Lastly, it's worth noting that the game is quite challenging. Even at the historically cream-puff "Normal" setting it is pretty easy to get murdered, notably by the over-juiced "fury" characters. I had an 18th level character with pretty good weapons get killed in two hits by some commander who wasn't even legendary tool Lu Bu. Interim saving is key even on the lower difficulty settings.

All in all, DW 6 is a good addition to your PS3 game library. I just dream of the day that KOEI puts good features into a DW game and DOESN'T remove all the good ones they'd added the prior time around.
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13 of 16 people found the following review helpful
3.0 out of 5 stars Old and New, March 2, 2008
= Fun:5.0 out of 5 stars 
This review is from: Dynasty Warriors 6 - Playstation 3 (Video Game)
As someone who has every Dynasty Warrior game(Empires and Xtreme Legends included) as well as the Samurai Warriors, Warriors Orochi, Dynasty Warriors Gundam, and even the two PSP games. I think I can comment with some authority on this game. I like the visuals first of all. This is a big step up. The frame rate seems excellent as well. I encountered no slow downs in play. The addition of climbing ladders and swimming is nice. In turn the makers took out a few elements that I liked with leveling up weapons and bodyguards. The gameplay itself is basically the same thing you have been playing for years. If you are a fan of the mass battleground slaughtering enemies kind of game, then this is still going to be right up you alley. For me the story is getting a bit stale. I have seen the same time frames and characters a little too much now and I wish they would try something new. Still it is fun and I can easily recommend it to any Dynasty Warriors fan.
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7 of 9 people found the following review helpful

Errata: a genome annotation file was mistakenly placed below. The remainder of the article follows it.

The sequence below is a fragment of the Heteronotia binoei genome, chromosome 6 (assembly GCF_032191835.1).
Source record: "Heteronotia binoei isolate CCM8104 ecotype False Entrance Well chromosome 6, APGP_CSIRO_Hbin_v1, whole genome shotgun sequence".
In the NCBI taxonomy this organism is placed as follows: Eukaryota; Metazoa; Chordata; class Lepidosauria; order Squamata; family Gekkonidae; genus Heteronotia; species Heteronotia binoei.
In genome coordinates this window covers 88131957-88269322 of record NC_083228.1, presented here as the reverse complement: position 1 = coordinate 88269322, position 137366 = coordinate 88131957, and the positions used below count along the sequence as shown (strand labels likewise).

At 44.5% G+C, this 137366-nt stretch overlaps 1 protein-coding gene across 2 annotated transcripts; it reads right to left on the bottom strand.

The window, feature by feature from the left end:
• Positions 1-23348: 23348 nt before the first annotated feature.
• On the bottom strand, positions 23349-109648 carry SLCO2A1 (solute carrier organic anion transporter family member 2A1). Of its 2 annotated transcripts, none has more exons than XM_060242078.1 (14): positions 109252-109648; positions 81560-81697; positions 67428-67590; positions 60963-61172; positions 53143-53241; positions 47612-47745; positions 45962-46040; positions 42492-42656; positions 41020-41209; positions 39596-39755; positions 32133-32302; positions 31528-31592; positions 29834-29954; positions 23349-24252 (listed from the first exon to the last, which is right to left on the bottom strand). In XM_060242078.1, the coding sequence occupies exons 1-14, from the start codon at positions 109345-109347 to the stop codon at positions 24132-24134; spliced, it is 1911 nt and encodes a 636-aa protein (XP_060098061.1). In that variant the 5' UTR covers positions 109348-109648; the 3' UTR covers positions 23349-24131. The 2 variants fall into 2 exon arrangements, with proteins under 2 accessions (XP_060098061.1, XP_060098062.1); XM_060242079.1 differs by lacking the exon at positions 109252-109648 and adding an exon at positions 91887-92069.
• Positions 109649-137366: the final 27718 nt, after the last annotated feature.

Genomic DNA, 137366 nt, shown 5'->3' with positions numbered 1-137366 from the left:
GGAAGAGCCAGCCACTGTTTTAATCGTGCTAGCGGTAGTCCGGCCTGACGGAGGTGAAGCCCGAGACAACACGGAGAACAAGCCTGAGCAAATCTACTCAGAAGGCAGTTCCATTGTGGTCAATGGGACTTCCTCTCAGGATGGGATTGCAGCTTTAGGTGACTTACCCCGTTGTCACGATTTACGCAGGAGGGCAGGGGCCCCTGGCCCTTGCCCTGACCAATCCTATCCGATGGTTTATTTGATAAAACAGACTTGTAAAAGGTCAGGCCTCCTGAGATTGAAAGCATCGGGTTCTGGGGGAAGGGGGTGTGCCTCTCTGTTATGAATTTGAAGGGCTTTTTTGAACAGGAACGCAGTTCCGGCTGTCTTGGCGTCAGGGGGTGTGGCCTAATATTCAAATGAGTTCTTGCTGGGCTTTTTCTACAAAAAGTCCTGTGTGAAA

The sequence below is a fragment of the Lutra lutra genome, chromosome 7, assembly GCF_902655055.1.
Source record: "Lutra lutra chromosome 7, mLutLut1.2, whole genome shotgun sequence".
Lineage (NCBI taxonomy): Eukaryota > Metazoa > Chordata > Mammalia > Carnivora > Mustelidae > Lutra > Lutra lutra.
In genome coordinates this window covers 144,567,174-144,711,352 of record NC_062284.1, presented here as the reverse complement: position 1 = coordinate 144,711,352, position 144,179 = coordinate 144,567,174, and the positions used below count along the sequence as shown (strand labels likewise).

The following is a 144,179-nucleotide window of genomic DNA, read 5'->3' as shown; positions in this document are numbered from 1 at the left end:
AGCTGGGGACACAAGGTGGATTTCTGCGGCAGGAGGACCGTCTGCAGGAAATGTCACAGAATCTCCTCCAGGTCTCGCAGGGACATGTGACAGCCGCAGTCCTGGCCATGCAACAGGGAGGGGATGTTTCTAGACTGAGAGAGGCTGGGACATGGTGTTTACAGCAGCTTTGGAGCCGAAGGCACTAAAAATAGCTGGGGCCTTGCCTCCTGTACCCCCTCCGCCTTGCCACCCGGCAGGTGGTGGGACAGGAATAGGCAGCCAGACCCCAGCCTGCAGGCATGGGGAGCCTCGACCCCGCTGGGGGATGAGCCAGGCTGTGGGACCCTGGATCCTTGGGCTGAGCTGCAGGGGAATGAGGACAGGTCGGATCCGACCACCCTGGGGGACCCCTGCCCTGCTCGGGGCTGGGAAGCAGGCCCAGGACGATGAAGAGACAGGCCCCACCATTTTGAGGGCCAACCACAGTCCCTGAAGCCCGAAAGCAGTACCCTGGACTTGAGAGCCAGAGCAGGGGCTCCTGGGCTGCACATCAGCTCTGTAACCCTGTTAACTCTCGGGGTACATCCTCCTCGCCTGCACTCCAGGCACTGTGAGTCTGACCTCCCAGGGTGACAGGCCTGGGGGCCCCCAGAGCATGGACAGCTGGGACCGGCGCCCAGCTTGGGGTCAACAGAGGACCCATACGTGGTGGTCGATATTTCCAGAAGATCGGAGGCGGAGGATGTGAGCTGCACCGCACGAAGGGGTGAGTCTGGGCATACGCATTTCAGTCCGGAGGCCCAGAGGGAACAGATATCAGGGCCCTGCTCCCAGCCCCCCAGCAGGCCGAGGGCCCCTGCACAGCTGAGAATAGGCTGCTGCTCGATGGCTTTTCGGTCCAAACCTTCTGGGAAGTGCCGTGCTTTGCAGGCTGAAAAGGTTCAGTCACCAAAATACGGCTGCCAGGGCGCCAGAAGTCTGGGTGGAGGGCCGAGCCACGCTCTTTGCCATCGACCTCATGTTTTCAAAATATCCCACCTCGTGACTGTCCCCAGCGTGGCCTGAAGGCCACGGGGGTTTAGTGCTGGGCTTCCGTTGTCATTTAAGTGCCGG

4.0 out of 5 stars First "Next Gen" Game for PS3, February 21, 2008
= Fun:5.0 out of 5 stars 
This review is from: Dynasty Warriors 6 - Playstation 3 (Video Game)
First I will say, I truly believe this is the first "Next Gen" game to be released on the PS3. CoD 4 was a good attempt, but the lack of AI ability was disappointing. This game really starts to utilize the raw power of the PS3.

So, after a 5 1/2 hour run through here's what I've noticed:

A prior post commented the graphics were so-so. They are actually quite good. Its the little things you don't look for that enhance the image. For example running through water, the ripples you leave, your reflection can be seen, the way the water splashes up. Going through a forest leaves are falling from trees and the trees have distinct texture. Open fields the tall grass moves when you run through it. The colors are rich (playing on a 1080 LCD TV), outfits have a high level of detail. The opening video is incredible.

The controls are a little more cumbersome than prior DW games. Not sure why, but controlling the camera angles while trying to fight is a little more awkward in this game. Takes a little getting use to, but there is the usual options menu to change. This menu cannot be accessed in game though, you have to do it before loading a campaign. Doesn't make sense.

Actual game play: I like not dealing w/ a group of personal guards. I dont think they added much in prior games. The horse option is a nice feature. Fairly easy up the rank of your horse, but they are really only good for sprinting across the map if the battle goes wrong.

Instead of items you can pick up a myriad of weapons w/ different attributes. Some may increase the power of your attacks, increase rate you fill your power, etc. Much better than scrolling through 4 menus of items trying to mix and match.

Skill is similar to FFX in that spending a point here or there will up defense +5 or attack +10 or give you a new skill, etc.